UNT economics students partner with community soup kitchen to create meal forecasting system
DENTON (UNT), Texas -- Five days a week, Denton soup kitchen Our Daily Bread serves freshly prepared hot lunches to those who are hungry.
But how many people will show up on a given day? How many meals are needed? Now, University of North Texas economics students are collaborating with Our Daily Bread to design a statistical model that can better forecast how many meals the community soup kitchen will need to prepare each day based on historical data and varying factors such as weather conditions, unemployment numbers and more.
"If you are preparing that much food for that many people with donated money, you have to be really careful," said Michael McPherson, associate professor of economics at UNT. "You want to get as much bang for your buck as you can. If you prepare too many meals, you waste food. If you don't prepare enough, you don't feed people. So our goal is to have a simple program in the end that the folks at Our Daily Bread can use every morning."
McPherson and Margie Tieslau, also an associate professor of economics, received a community engagement grant from UNT to pursue the project, which began in the spring semester and continues this summer and through the fall. Three students pursuing master's degrees in economics have worked on the project, and a fourth may join the project in the fall.
"I'm getting real-world experience working on a project like this," said economics student Justin Martin, who is pursuing a Master of Science degree in economic research and has been involved in the forecasting system since the spring semester.
When completed, the forecasting system will consider the last 14 years of historical data from the organization, as well as the day-to-day factors that may affect how many people visit.
"Some people might be very good at projecting how many meals will be needed based on their gut feeling, but I hope that the statistical model that we build will provide a reliable and more accurate projection based on various predictable external factors," Tieslau said.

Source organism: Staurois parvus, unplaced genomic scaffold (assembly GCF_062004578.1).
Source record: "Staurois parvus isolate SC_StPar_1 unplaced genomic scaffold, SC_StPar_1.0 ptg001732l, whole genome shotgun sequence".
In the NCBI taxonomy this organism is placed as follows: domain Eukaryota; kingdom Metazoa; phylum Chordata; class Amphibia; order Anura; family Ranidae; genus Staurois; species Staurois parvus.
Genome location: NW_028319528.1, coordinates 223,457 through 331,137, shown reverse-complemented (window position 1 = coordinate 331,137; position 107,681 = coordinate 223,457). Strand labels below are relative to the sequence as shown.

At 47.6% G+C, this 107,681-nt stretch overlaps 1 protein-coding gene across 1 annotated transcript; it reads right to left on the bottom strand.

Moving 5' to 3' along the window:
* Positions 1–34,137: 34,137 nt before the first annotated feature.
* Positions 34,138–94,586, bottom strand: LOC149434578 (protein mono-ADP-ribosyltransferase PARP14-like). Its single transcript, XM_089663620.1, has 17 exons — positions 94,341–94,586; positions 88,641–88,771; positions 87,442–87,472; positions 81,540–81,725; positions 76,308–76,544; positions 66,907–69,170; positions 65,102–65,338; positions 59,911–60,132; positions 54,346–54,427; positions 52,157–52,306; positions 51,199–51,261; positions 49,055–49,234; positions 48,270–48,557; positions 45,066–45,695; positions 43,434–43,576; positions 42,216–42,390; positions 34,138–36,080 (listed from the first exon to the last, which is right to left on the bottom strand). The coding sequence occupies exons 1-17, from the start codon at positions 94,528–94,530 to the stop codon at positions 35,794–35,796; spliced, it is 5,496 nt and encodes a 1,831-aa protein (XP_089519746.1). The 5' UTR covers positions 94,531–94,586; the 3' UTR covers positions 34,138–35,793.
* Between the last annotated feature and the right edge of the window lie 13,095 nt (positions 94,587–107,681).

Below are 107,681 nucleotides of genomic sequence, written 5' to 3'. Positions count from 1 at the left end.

When Our Daily Bread opened in 2000, the organization served about 12 to 15 people a day, said Millie Bell, executive director of Our Daily Bread. After about a year, about 75 to 100 people a day came by for meals. And now, Our Daily Bread professional chef Liz Whitaker prepares an average of 205 meals a day.
"But it does fluctuate," Bell said. "If we have an accurate forecast based on historical data, and they can come up with an accurate forecast that takes into account unemployment, recession and population growth, then we can prepare more accurate meals. It's going to be great, and I'm really looking forward to it."
As part of the project, all of the UNT students on the team volunteered to help during a noon mealtime at Our Daily Bread.
"Our graduate students can really see what their work and education can do," McPherson said. "We teach them how to do this, but usually we don't see the human face behind it. Here's a chance. They can go back to the computer and build this model, knowing they're helping these people, and that's a rare opportunity for a graduate student."
Even after the forecasting system is built, Tieslau expects to use the project as an example in her forecasting class each spring semester.
"As much as possible, I try to expose these students to hands-on applied projects that teach them practical real-world skills," she said. "And it also might bring additional awareness to Our Daily Bread and, hopefully, inspire some of them to consider volunteering at Our Daily Bread or for some other community project. In addition, as often happens when bright minds brainstorm about a given topic, the students might come up with new and useful ideas about how to use this data to better serve Our Daily Bread."